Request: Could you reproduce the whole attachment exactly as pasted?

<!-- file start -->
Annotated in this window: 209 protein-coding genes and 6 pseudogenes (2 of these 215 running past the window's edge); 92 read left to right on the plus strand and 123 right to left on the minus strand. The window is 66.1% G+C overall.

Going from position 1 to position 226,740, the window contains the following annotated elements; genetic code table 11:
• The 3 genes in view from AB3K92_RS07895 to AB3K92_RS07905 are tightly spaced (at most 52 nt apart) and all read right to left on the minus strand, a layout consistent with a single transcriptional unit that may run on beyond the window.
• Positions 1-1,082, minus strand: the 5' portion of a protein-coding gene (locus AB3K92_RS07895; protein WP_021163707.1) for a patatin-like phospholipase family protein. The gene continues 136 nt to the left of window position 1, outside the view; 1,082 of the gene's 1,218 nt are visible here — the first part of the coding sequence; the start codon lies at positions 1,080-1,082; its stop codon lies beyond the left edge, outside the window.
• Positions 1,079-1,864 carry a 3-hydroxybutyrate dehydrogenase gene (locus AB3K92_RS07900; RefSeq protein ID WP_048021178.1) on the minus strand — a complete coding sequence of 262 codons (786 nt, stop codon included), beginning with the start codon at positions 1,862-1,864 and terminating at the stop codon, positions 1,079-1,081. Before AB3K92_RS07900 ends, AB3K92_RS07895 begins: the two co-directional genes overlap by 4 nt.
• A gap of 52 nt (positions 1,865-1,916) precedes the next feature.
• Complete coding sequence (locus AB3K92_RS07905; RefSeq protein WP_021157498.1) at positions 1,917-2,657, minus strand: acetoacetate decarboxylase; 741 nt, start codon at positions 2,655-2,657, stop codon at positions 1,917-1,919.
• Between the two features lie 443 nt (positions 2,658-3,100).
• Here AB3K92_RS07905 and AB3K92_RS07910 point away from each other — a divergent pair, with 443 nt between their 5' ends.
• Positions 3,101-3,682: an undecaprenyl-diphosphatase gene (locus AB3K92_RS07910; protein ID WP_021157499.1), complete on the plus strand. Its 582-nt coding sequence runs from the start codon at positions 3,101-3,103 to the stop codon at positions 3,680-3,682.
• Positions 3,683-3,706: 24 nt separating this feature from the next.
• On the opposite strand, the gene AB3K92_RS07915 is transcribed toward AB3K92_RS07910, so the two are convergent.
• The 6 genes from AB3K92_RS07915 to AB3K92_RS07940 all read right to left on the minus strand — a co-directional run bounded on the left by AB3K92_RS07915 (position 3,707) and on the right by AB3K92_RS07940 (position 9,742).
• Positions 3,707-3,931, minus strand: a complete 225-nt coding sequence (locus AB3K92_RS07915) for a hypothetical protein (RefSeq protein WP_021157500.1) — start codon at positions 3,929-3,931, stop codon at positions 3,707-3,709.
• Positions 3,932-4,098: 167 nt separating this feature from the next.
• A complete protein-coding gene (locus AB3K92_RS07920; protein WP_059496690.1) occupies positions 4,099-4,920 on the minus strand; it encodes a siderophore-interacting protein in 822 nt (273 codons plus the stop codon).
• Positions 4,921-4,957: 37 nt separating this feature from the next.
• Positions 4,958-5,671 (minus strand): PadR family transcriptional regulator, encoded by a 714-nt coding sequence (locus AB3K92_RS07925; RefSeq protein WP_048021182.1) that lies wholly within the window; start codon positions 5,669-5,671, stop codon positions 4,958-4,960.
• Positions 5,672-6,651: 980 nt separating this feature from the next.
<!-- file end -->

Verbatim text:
Annotated in this window: 209 protein-coding genes and 6 pseudogenes (2 of these 215 running past the window's edge); 92 read left to right on the plus strand and 123 right to left on the minus strand. The window is 66.1% G+C overall.

Going from position 1 to position 226,740, the window contains the following annotated elements; genetic code table 11:
• The 3 genes in view from AB3K92_RS07895 to AB3K92_RS07905 are tightly spaced (at most 52 nt apart) and all read right to left on the minus strand, a layout consistent with a single transcriptional unit that may run on beyond the window.
• Positions 1-1,082, minus strand: the 5' portion of a protein-coding gene (locus AB3K92_RS07895; protein WP_021163707.1) for a patatin-like phospholipase family protein. The gene continues 136 nt to the left of window position 1, outside the view; 1,082 of the gene's 1,218 nt are visible here — the first part of the coding sequence; the start codon lies at positions 1,080-1,082; its stop codon lies beyond the left edge, outside the window.
• Positions 1,079-1,864 carry a 3-hydroxybutyrate dehydrogenase gene (locus AB3K92_RS07900; RefSeq protein ID WP_048021178.1) on the minus strand — a complete coding sequence of 262 codons (786 nt, stop codon included), beginning with the start codon at positions 1,862-1,864 and terminating at the stop codon, positions 1,079-1,081. Before AB3K92_RS07900 ends, AB3K92_RS07895 begins: the two co-directional genes overlap by 4 nt.
• A gap of 52 nt (positions 1,865-1,916) precedes the next feature.
• Complete coding sequence (locus AB3K92_RS07905; RefSeq protein WP_021157498.1) at positions 1,917-2,657, minus strand: acetoacetate decarboxylase; 741 nt, start codon at positions 2,655-2,657, stop codon at positions 1,917-1,919.
• Between the two features lie 443 nt (positions 2,658-3,100).
• Here AB3K92_RS07905 and AB3K92_RS07910 point away from each other — a divergent pair, with 443 nt between their 5' ends.
• Positions 3,101-3,682: an undecaprenyl-diphosphatase gene (locus AB3K92_RS07910; protein ID WP_021157499.1), complete on the plus strand. Its 582-nt coding sequence runs from the start codon at positions 3,101-3,103 to the stop codon at positions 3,680-3,682.
• Positions 3,683-3,706: 24 nt separating this feature from the next.
• On the opposite strand, the gene AB3K92_RS07915 is transcribed toward AB3K92_RS07910, so the two are convergent.
• The 6 genes from AB3K92_RS07915 to AB3K92_RS07940 all read right to left on the minus strand — a co-directional run bounded on the left by AB3K92_RS07915 (position 3,707) and on the right by AB3K92_RS07940 (position 9,742).
• Positions 3,707-3,931, minus strand: a complete 225-nt coding sequence (locus AB3K92_RS07915) for a hypothetical protein (RefSeq protein WP_021157500.1) — start codon at positions 3,929-3,931, stop codon at positions 3,707-3,709.
• Positions 3,932-4,098: 167 nt separating this feature from the next.
• A complete protein-coding gene (locus AB3K92_RS07920; protein WP_059496690.1) occupies positions 4,099-4,920 on the minus strand; it encodes a siderophore-interacting protein in 822 nt (273 codons plus the stop codon).
• Positions 4,921-4,957: 37 nt separating this feature from the next.
• Positions 4,958-5,671 (minus strand): PadR family transcriptional regulator, encoded by a 714-nt coding sequence (locus AB3K92_RS07925; RefSeq protein WP_048021182.1) that lies wholly within the window; start codon positions 5,669-5,671, stop codon positions 4,958-4,960.
• Positions 5,672-6,651: 980 nt separating this feature from the next.